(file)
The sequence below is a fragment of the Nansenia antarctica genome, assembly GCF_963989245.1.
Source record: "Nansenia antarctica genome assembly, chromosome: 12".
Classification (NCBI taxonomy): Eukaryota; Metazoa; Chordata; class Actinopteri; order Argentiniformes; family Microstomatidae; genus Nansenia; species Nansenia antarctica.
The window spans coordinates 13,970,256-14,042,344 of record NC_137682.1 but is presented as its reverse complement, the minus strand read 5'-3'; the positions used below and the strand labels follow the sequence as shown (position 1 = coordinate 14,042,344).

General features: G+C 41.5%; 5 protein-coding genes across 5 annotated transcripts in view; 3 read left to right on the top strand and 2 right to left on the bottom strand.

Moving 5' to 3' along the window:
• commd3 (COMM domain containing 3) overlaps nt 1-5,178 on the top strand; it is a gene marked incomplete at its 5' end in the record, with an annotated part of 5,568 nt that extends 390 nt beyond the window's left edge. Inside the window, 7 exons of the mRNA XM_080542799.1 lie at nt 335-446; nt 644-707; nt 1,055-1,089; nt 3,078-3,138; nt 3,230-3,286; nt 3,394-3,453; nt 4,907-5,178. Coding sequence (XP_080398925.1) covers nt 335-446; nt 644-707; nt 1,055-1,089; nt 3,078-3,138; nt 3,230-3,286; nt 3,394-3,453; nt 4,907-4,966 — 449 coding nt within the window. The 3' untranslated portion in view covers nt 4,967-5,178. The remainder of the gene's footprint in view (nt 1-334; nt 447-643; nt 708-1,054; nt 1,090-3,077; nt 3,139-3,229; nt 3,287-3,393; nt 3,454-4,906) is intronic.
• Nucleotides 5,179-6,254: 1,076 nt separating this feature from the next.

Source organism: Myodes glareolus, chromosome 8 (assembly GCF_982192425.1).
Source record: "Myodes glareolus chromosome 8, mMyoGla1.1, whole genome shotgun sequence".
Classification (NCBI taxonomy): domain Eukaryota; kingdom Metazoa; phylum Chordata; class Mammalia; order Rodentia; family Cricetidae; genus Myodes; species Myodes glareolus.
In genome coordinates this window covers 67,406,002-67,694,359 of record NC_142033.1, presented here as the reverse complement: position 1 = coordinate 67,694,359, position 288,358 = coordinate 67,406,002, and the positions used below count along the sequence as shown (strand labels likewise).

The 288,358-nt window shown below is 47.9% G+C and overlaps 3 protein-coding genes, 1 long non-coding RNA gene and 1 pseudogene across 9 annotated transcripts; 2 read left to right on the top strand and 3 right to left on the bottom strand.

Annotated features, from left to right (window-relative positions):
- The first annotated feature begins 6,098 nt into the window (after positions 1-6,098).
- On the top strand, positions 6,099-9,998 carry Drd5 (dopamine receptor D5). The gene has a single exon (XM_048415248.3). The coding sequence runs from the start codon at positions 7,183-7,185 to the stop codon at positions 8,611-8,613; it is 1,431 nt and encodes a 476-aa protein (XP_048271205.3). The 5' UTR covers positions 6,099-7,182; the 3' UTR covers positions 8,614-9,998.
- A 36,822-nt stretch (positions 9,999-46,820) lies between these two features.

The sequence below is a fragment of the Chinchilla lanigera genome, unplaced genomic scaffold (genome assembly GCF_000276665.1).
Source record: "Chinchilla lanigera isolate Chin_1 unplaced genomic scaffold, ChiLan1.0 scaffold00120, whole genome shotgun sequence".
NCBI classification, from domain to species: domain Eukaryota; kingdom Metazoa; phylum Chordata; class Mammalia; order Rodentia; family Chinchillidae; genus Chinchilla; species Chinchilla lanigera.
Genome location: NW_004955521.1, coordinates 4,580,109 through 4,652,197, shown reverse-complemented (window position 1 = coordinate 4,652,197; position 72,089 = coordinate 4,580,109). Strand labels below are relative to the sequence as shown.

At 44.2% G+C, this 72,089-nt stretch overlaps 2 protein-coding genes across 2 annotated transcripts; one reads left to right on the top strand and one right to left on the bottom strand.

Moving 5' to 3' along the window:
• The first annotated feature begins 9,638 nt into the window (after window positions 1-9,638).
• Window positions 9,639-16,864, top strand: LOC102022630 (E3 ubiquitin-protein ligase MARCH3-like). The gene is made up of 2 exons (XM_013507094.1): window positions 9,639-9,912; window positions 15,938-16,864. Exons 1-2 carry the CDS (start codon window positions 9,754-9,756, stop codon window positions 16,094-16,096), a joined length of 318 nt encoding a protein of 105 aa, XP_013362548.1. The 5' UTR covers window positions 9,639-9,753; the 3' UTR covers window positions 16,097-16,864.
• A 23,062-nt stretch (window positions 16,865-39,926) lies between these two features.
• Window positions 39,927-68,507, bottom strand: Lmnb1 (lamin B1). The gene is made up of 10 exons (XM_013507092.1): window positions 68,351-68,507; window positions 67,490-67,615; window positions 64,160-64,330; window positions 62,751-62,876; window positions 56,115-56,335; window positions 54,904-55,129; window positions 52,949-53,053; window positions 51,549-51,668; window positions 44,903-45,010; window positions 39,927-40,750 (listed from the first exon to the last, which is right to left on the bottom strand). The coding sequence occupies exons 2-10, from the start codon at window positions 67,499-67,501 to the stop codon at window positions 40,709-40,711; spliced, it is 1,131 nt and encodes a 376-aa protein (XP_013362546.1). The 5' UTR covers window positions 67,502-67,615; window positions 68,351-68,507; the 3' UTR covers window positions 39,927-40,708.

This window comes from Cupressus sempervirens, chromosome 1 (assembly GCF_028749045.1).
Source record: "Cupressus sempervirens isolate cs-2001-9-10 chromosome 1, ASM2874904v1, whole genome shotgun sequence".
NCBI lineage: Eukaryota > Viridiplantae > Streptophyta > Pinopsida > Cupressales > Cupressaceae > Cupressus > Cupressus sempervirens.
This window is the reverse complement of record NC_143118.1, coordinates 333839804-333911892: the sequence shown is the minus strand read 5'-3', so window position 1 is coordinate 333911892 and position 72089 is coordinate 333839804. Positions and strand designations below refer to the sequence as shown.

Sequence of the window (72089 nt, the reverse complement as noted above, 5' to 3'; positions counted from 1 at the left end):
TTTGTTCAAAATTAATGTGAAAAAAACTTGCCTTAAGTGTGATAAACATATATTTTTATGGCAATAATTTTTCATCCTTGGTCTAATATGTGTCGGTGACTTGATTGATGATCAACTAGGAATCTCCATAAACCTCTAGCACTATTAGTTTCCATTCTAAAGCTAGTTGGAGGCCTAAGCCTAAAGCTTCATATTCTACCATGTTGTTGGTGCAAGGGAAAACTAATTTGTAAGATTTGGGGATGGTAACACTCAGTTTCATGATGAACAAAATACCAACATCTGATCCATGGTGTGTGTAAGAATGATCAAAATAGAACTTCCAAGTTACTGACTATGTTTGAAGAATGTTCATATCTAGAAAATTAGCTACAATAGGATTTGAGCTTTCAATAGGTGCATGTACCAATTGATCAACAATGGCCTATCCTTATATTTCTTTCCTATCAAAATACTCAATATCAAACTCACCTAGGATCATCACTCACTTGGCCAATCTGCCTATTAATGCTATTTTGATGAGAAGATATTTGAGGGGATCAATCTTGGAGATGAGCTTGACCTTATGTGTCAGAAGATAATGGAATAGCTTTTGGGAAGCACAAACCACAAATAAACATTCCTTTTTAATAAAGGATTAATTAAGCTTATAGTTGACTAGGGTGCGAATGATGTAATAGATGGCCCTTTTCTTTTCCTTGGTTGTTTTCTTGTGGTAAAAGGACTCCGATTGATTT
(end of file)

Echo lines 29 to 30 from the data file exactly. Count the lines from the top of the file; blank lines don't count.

Source record: "Cupressus sempervirens isolate cs-2001-9-10 chromosome 1, ASM2874904v1, whole genome shotgun sequence".
NCBI lineage: Eukaryota > Viridiplantae > Streptophyta > Pinopsida > Cupressales > Cupressaceae > Cupressus > Cupressus sempervirens.